So I was implementing a 3x3 median filter from scratch in c++. I am using a naive approach of recalculating a vector of the neighbouring pixels and then sorting them. I know there are a lot of faster algorithmic approaches. However my approach takes 3000 ms for an image of size 2000x2000px. If i use cv::medianBlur it only takes 12ms. Even if it doesnt have to read and sort the 9 values for each pixel I dont understand how a speedup by the factor of nearly 300 is possible?
Are there some other optimizations internally going on like utilizing GPU or multithreading that explain thi speedup?
- OpenCL (that means GPUs)
- SIMD (vector instructions)
- use of “intrinsics”
- special cases (simple cases like 3x3) receive special kernel code the compiler can make better instructions from
all of those “only” contribute a factor of speedup to the execution time.
algorithmic aspects can beat all of the above. “time complexity” may be taught in some high school AP programming classes, and it is first year CS material. you may have heard of “bubble sort” and how that’s O(n²) while other sorting algorithms are O(n log n).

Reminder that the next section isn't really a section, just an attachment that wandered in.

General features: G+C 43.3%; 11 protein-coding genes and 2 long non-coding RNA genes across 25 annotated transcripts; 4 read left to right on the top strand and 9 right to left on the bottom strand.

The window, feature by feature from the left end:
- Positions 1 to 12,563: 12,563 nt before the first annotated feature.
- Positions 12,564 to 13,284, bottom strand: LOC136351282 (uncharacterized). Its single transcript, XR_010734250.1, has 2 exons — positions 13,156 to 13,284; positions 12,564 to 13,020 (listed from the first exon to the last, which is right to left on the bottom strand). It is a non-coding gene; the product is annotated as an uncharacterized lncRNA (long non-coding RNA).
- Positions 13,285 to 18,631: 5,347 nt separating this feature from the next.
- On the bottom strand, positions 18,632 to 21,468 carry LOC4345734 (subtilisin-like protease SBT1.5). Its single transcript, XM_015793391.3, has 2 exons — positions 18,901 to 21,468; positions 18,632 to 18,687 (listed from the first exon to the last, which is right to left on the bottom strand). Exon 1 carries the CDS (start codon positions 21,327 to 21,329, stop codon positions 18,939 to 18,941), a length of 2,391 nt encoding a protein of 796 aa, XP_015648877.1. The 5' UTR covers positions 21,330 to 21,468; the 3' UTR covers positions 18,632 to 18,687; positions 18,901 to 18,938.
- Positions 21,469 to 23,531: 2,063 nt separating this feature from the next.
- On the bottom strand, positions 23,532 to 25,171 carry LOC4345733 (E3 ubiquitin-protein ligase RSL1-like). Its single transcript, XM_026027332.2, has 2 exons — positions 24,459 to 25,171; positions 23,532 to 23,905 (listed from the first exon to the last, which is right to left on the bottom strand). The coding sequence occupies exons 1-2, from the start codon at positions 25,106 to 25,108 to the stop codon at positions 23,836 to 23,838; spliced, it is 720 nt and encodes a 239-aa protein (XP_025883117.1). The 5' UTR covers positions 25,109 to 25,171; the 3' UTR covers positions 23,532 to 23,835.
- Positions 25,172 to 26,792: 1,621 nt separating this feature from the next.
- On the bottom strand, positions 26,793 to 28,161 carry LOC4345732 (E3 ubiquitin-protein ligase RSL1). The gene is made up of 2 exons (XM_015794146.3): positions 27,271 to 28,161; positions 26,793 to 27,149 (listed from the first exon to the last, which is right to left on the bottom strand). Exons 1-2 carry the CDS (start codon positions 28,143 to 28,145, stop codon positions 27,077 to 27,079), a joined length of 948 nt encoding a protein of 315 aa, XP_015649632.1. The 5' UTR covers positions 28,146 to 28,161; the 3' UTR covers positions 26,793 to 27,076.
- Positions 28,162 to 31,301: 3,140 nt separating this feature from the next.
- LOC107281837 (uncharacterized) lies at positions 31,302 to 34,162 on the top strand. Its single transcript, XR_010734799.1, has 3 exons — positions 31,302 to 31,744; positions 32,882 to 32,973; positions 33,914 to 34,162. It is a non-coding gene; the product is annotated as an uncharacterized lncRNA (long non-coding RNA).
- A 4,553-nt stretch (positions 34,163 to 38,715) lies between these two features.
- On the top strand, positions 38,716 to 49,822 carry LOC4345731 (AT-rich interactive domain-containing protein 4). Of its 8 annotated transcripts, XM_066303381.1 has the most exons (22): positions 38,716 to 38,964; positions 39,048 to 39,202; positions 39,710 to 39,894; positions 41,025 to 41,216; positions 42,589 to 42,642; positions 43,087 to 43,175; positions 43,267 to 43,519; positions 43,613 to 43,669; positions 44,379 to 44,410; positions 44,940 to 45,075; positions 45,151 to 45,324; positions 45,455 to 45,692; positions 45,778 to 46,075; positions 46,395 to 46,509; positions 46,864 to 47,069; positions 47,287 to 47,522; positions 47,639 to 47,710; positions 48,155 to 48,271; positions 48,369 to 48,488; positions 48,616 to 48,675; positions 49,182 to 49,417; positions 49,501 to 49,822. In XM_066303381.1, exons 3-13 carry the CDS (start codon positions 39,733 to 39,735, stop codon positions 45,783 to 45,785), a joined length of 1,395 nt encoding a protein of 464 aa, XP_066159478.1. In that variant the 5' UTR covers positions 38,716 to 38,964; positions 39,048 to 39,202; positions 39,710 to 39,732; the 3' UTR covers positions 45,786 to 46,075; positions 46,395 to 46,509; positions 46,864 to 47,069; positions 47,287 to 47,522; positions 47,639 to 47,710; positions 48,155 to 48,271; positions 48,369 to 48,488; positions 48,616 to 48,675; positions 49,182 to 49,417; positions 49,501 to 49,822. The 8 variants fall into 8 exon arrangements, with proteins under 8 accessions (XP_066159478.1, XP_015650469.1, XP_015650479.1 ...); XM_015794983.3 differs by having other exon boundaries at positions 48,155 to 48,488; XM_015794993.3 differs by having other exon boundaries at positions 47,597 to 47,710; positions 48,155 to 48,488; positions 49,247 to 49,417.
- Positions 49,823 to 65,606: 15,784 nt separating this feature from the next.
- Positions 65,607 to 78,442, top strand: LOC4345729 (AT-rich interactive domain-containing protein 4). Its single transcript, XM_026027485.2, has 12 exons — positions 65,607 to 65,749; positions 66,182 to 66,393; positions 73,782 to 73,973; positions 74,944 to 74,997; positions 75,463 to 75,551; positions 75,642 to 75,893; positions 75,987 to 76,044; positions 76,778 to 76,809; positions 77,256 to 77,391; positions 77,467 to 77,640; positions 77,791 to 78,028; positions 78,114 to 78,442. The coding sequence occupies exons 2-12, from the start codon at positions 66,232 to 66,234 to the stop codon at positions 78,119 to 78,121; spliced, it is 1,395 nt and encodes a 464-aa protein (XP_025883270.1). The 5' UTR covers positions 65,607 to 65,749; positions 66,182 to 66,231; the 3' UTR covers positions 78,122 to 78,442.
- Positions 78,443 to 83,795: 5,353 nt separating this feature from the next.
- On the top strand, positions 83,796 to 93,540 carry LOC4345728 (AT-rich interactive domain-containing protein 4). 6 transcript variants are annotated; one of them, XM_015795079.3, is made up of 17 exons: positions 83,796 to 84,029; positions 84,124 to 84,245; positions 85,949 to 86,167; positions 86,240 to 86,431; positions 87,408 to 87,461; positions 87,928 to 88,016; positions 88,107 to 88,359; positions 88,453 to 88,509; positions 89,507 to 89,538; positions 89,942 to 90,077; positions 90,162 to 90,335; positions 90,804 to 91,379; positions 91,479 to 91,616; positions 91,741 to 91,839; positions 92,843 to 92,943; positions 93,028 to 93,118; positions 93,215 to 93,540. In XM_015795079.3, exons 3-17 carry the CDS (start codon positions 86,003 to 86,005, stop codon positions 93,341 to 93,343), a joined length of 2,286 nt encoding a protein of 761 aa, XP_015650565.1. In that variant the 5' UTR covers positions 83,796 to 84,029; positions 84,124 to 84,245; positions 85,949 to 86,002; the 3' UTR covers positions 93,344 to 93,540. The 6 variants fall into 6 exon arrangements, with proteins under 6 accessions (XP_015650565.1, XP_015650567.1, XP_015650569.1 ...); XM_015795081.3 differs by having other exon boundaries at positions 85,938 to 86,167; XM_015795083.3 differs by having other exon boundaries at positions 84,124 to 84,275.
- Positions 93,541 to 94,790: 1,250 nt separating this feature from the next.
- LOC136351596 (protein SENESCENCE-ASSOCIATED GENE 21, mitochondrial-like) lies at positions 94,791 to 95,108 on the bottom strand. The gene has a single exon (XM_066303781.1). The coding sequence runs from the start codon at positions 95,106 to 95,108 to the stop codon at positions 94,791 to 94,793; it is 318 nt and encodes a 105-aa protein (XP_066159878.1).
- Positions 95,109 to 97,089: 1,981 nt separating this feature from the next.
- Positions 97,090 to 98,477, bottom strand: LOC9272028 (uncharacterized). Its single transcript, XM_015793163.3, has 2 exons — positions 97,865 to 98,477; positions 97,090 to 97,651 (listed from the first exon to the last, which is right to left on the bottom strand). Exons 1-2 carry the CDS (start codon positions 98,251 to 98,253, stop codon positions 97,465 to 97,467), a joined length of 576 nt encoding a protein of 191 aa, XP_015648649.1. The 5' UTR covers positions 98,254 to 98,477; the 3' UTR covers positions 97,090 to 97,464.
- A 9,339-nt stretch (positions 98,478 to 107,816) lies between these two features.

your description sounds like you implemented a “naive” (obvious) algorithm. That would be O(r² log r)* per output pixel, and whatever sorting algorithm you apply might have some fixed (setup) cost per call.
I just found this: https://nomis80.org/ctmf.pdf right in the first picture it presents the Huang’79 algorithm that’s O(r). and then it presents an algorithm that’s O(1), albeit using a good amount of memory (CPU cache).
*) the area is r², and sorting is n log n, and with n=r², you get r² log r², which is r² 2 log r (IIRC), and in time complexity, constant factors don’t matter, so that’s then r² log r